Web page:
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Dow sprucing up its streetscape

SOUTH CHARLESTON, W.Va. -- Hoping to give visitors a more visually appealing entrance to South Charleston, The Dow Chemical Corp. is working to spruce up the appearance of its streetscape along MacCorkle Avenue.

Dow vice president and South Charleston site director Tyler London said the company has begun work on cleaning up its streetscape in the city.

The first portion of the work included tearing down a fence street near the east entrance to town in front of the Sparkle Klean facility. The company has also put up an electronic sign at its main entrance that flashes the Dow logo and company messages.

London said visual changes are the first phase of a long-term plan to beautify company lands, which line a significant portion of MacCorkle Avenue in South Charleston.

"What we're going to try to do in the long term is to really try to improve the aesthetics in the area," London said.

"Our long-term plans are to try to make it look like it appears in front of our administrative facilities in South Charleston — nice landscaping, some hills and trees and that sort of thing," he said.

London discussed the changes with members of the South Charleston Economic Development Authority Tuesday.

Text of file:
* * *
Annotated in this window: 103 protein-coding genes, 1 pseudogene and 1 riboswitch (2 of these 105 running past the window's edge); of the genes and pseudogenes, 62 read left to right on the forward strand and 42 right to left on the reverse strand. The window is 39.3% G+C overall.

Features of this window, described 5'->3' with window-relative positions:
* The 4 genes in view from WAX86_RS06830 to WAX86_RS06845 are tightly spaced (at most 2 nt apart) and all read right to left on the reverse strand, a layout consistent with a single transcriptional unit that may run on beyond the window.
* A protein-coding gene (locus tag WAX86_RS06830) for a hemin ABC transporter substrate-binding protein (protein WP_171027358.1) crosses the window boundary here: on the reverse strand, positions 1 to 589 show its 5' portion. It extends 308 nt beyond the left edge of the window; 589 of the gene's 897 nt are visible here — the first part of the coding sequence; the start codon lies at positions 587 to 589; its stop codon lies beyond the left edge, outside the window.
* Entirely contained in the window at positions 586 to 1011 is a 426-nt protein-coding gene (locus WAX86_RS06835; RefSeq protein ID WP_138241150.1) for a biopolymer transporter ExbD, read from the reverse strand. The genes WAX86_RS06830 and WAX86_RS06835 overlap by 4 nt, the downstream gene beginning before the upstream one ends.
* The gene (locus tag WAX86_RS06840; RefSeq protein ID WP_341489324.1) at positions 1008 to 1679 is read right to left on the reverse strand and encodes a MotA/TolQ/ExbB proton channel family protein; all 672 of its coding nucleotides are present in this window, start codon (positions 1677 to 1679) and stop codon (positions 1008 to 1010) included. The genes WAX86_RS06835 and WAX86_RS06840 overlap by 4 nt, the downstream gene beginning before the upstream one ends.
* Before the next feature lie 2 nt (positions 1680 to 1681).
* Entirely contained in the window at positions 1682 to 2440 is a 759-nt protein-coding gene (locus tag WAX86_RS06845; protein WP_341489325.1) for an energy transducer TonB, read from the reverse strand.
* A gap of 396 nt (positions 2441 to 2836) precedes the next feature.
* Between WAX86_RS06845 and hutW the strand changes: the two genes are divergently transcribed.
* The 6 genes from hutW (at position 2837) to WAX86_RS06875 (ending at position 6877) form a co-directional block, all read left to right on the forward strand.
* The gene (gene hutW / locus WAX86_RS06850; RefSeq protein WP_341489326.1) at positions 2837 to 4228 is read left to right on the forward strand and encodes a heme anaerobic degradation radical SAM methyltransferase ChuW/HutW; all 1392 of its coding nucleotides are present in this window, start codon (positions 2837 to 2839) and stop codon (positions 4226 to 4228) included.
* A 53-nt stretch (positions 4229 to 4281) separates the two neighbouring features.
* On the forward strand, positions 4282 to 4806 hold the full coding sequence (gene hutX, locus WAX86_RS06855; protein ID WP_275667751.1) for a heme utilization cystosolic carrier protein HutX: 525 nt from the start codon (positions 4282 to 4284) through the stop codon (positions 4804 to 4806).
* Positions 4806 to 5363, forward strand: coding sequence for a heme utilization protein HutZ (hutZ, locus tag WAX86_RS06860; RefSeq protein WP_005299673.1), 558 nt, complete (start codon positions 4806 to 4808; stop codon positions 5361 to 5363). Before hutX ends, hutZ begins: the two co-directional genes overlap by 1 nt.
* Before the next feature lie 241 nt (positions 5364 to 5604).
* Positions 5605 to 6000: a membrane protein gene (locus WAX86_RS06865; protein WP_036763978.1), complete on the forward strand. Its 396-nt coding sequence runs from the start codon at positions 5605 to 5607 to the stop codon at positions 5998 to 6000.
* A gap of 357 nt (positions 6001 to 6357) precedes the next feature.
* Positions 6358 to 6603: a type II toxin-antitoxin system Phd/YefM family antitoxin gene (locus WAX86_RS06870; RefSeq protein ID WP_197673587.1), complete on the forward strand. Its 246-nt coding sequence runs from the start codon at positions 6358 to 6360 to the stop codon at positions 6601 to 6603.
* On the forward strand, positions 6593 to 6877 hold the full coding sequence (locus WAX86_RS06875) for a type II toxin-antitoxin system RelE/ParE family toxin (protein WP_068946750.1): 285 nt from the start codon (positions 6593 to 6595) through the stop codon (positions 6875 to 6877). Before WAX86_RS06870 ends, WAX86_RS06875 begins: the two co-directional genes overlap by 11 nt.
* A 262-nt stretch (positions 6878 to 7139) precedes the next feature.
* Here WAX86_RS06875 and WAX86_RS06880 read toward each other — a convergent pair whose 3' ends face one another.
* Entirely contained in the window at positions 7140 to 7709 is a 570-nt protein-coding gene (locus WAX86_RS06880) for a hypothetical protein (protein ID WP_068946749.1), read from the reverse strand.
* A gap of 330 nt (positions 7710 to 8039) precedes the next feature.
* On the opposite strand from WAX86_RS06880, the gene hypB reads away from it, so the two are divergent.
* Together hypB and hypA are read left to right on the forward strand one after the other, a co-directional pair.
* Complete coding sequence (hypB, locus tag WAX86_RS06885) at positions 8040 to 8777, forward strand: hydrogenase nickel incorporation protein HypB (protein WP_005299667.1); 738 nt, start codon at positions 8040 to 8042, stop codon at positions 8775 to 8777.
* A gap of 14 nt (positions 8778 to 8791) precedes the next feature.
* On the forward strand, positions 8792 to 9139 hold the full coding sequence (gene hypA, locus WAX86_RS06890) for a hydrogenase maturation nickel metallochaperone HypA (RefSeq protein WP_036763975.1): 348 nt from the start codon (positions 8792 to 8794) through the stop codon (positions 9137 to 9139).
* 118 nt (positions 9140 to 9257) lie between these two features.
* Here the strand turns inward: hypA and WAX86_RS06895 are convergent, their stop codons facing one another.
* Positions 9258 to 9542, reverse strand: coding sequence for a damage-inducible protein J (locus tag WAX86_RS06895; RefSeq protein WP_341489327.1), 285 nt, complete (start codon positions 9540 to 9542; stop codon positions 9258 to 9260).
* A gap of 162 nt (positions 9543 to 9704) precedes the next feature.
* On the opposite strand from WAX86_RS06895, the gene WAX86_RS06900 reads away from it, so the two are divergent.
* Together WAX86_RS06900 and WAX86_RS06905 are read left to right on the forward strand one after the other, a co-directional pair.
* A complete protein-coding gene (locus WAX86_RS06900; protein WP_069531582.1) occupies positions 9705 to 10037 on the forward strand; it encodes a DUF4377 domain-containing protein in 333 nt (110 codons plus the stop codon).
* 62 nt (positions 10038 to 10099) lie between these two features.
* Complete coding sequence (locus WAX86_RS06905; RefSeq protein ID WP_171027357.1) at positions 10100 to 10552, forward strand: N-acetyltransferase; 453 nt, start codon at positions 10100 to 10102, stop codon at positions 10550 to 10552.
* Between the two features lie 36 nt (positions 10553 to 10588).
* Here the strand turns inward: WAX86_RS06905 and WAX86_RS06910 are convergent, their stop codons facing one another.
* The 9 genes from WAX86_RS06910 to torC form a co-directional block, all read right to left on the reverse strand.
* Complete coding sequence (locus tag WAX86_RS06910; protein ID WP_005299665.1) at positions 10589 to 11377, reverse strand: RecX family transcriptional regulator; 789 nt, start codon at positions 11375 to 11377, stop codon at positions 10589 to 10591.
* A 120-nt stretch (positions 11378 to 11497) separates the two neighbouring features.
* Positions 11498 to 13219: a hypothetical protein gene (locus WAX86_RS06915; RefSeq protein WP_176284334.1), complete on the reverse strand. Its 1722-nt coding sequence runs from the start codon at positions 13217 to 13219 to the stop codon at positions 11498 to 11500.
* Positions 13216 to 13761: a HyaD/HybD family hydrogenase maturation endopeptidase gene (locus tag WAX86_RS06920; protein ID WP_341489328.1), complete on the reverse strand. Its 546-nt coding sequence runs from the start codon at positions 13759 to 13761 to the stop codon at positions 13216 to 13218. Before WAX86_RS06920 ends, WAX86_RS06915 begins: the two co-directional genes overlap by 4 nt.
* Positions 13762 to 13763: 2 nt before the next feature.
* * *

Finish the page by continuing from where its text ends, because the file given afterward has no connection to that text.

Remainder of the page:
Mayor Frank Mullens said he welcomed the company's efforts. He said he and other officials have also been looking into plans to revamp the city's east entrance.

"I've always had this vision to try to beautify the entryway to the city," Mullens said. "But boy, that's a tough area to try to do. You've got the railroad track on the one side and the plant on the other."

London said Dow would be open to leasing or selling off some of the lands it's not using along MacCorkle Avenue to either locate new businesses or make room for new city greenspace.

Mullens said he particularly would like to have more greenspace at the east end of town near the Patrick Street bridge. He said the goal is to beautify the area with more trees or shrubbery to make a more appealing entryway to the city.

He said city leaders have already taken down some fencing along MacCorkle Avenue near the Wendy's restaurant to make room for additional landscaping.

"I'd like to replace what was once old rusty fence with no top rail, with some kind of greenery and shrubbery to beautify those areas of the city and make us look more attractive," Mullens said.

"It's those little simple, cosmetic things go a long way when you're trying to sell your city," he said. "We need to do a lot more of that in our city."

London said Dow would support the city's efforts in any way it could.

"We absolutely want to be the best community partner that we can," he said. "Trying to make (the plant) aesthetically pleasing, trying to make sure we in no way shape or form cause a nuisance to the neighbors is an important thing for us to deliver."

Contact writer Jared Hunt at business@dailymail.com or 304-348-4836.


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